Interesting to go to a session on innovations in technology enhanced learning, to people who aren't technologists. It was about how to get TEL embedded in the institution.
Our academic staff have to contend with many innovations, but many don't become embedded, even though some are technically simple.
One of big things students complain about is inconsistent practices. Some modules use technology, some don't. Want a consistent approach.
Also complain about very simple, basic things not being right.
How do we get better benefits from our investments in technology enhanced learning?
Align TEL with strategic goals.
Such as NSS, employability, efficiency etc.
Support senior managers in digital leadership.
Measure impact of TEL.
There are efficiency gains from things like on-line submission, on-line marking.
In manufacturing they have processes to bring things from R and D to production. Do we?
Need a more orchestrated approach to innovation.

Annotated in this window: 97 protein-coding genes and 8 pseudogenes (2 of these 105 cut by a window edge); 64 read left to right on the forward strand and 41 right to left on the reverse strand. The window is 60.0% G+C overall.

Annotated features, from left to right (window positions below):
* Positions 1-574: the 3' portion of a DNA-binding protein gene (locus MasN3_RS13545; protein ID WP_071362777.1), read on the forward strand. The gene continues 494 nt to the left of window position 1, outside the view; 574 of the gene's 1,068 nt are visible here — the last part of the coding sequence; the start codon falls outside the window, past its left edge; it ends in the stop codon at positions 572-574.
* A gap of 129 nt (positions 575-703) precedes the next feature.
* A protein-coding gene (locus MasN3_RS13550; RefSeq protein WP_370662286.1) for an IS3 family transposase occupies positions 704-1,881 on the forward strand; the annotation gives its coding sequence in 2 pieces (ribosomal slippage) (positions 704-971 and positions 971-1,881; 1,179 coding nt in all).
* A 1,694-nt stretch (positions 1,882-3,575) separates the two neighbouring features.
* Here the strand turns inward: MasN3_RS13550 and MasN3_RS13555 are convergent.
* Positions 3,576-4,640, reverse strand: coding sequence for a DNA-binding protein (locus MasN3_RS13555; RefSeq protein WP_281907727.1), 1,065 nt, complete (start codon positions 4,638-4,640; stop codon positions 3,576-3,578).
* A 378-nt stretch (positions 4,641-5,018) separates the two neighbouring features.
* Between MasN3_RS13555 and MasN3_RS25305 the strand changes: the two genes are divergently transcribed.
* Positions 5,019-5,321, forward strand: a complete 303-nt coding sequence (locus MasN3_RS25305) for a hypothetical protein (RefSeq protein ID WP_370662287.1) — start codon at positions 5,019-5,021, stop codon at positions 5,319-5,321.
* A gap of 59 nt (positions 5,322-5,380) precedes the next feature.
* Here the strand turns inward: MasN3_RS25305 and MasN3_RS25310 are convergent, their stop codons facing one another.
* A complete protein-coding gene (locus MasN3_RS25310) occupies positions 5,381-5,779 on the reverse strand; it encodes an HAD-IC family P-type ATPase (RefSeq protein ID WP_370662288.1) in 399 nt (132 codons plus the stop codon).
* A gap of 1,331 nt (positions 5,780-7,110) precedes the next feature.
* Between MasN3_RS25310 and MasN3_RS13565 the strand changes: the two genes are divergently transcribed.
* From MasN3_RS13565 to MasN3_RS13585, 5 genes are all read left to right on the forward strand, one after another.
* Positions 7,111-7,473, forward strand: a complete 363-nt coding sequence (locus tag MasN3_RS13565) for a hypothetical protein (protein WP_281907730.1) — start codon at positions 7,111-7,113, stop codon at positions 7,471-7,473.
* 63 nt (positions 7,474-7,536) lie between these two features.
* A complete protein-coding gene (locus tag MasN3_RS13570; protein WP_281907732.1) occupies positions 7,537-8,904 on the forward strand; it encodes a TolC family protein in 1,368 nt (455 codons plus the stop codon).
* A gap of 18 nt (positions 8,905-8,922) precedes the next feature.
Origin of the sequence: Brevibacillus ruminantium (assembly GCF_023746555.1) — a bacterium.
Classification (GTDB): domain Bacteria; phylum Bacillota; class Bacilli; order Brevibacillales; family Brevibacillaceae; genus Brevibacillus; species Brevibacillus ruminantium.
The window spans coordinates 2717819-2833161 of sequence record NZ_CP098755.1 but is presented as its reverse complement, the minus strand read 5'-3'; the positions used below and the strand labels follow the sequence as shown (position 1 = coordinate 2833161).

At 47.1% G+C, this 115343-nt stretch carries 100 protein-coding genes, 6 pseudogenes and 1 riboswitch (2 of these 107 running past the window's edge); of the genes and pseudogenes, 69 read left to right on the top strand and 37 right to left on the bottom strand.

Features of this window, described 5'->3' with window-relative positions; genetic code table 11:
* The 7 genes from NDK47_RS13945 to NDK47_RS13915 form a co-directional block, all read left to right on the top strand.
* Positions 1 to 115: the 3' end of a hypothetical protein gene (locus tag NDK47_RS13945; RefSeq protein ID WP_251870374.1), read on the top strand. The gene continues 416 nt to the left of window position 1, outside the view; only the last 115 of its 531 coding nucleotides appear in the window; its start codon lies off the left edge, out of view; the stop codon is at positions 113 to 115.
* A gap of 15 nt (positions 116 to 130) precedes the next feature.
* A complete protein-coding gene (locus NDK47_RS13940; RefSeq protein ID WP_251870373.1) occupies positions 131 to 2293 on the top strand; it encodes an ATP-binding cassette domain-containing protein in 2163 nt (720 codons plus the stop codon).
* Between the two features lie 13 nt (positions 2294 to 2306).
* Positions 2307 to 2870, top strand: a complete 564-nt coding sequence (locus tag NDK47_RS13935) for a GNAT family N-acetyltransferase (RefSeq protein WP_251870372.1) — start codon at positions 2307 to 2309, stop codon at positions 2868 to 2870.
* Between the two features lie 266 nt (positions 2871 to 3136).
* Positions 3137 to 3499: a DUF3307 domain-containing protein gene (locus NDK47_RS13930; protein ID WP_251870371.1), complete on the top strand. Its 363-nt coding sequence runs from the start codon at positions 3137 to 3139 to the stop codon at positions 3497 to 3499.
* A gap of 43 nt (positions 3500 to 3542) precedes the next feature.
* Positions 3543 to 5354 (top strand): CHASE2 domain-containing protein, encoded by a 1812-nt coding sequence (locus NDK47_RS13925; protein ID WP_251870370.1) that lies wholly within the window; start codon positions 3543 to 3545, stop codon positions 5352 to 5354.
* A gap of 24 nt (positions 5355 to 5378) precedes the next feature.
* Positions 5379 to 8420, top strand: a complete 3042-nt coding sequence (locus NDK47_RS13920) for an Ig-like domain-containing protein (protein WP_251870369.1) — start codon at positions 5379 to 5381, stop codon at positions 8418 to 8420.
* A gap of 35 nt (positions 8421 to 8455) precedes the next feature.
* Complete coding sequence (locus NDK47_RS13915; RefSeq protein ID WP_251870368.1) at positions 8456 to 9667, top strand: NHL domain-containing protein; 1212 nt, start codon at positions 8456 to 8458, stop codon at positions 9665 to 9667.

Need to work systematically with departmental heads to show how they can take ownership of technology to help them meet their goals.
Academic staff believe that technology always burns up time. Need to address this to get better embedding.
How much is carrot, how much stick? Dictate from top or bottom up? Work with departments so they understand benefits of TEL.
Use innovative staff/student partnerships to drive change. Students make good change agents and leaders. Extend these partnerships to include employers.
Barriers to adoption: Digital literacy of staff. Confidence with using technology. Workload. - TEL can take more time than traditional methods. There's also a perception that our systems aren't reliable so staff are wary of using them. Learning technologists like working with innovators. Have to have coaching skills to work with people who aren't as confident.
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